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Digital applications and software have facilitated our ability to collaborate with others, regardless of physical distance. Many applications also allow us to organize, adapt to changes, and keep record more efficiently and effectively than an analogue method like writing in a notebook. These tension pairs (digital/analogue and individual/collaborative) can likely be positioned parallel to the visitor/resident and personal/institutional spectrums. There will most likely be the largest areas of intersection between personal-individual, and resident-collaborative. However, the rest of the factors will probably depend on the purpose of task and the interactions required to complete it.

Consider the following categories:

Digital & Collaborative

If the purpose of my task is to collaborate with others, it will most likely be digital in nature. For example, scheduling meetings on my digital calendar, taking meeting minutes in a digital document that will can be accessed by the team, and developing electronic spreadsheets that others can manipulate and analyze.

Digital & Individual

There are activities that I could complete via an analogue method, but find it easier to organize and update using a digital software. An example would be using an electronic spreadsheet to record the job postings I have applied to. It is far easier to record the date, job title, company, link to the posting, and whether or not I heard back from them on a digital spreadsheet than on paper. However, I have no intentions of sharing this document or collaborating with others on it.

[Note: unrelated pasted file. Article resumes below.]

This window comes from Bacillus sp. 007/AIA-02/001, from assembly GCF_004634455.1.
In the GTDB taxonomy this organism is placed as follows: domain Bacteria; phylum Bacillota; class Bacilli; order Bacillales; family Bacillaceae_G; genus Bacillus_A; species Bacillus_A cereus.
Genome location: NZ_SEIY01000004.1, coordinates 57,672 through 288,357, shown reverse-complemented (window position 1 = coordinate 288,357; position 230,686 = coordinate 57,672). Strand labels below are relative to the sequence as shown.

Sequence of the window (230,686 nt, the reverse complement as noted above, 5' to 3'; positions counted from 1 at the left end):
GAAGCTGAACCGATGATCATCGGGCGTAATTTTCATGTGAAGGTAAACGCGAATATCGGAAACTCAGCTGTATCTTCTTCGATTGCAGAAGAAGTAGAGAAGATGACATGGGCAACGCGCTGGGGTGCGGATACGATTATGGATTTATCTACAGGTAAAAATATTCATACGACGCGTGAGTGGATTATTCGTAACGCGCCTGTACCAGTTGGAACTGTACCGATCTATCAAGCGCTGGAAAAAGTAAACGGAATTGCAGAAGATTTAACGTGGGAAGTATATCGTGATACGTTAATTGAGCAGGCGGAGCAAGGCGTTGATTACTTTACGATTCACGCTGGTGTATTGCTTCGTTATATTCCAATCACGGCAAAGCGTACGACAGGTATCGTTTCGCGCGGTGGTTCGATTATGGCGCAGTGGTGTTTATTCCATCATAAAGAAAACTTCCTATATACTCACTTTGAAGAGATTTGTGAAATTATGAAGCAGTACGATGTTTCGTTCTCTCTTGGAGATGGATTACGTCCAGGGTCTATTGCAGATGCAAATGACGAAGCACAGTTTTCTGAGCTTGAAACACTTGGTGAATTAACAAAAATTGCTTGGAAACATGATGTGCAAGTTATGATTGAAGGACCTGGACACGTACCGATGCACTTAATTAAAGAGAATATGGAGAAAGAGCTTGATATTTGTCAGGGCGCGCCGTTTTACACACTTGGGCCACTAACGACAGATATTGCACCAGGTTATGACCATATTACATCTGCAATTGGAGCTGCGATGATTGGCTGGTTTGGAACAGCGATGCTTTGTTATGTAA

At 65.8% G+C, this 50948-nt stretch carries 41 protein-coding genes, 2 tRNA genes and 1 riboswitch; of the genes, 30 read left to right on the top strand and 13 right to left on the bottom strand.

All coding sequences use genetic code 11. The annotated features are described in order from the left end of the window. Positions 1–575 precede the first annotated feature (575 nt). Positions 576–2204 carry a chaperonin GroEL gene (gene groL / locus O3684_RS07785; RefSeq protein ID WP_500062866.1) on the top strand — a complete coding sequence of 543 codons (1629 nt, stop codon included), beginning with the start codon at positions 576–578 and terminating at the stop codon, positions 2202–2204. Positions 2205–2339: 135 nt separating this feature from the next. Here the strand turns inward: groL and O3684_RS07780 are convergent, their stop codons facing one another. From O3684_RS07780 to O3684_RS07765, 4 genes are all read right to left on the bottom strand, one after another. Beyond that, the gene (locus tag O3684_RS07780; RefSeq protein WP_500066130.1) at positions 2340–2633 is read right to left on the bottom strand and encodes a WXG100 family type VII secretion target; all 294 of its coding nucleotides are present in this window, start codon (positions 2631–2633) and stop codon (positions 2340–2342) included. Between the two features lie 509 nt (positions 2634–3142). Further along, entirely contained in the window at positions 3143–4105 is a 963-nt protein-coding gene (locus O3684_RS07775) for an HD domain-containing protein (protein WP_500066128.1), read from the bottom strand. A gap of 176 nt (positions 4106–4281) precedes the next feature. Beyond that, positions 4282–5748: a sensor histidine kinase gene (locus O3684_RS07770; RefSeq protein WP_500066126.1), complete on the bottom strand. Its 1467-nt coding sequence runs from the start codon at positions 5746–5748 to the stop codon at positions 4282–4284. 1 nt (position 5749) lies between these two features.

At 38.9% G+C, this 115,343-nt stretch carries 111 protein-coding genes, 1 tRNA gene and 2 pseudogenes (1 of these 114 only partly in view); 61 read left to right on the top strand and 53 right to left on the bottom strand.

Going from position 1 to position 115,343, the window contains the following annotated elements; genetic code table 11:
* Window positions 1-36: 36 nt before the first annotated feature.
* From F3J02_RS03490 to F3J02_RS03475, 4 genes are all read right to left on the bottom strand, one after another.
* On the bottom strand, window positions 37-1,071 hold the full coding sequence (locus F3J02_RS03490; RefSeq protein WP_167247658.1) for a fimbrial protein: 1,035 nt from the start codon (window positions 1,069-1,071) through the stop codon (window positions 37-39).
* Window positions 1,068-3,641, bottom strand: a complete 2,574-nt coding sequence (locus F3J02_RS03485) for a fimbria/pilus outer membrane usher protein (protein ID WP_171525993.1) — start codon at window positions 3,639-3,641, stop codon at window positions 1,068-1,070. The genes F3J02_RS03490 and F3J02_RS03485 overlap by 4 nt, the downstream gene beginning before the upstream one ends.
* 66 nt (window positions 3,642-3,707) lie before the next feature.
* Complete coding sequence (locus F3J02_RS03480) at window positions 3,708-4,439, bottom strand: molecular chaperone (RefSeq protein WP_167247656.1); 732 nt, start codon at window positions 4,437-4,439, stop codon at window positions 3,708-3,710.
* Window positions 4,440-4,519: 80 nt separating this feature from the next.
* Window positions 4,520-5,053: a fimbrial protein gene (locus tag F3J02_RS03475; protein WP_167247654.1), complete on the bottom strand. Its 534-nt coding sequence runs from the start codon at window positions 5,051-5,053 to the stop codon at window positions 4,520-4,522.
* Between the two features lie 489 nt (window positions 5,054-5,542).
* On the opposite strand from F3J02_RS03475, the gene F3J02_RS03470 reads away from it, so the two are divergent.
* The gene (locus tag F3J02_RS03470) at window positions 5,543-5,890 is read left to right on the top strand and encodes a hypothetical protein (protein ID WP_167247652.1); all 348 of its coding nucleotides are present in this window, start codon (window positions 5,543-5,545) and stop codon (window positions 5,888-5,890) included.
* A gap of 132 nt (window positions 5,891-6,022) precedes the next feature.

Analogue & Individual

I also have purely analogue activities that I could but most likely would not be sharing with others. This includes hand-written notes for school because I retain information better if I write it out manually.

Analogue & Collaborative

While digital mediums are far more convenient for most collaborative purposes, I may choose an analogue method to achieve certain results. For example, I provide my husband with a handwritten grocery list. Based on experience, if I provide the list to him in a digital medium, he almost always skips over items or forgets to go altogether. Having the odd-sized paper protruding from his wallet, as well as the ability to manually cross off items on the list, achieved far better results than a digital method.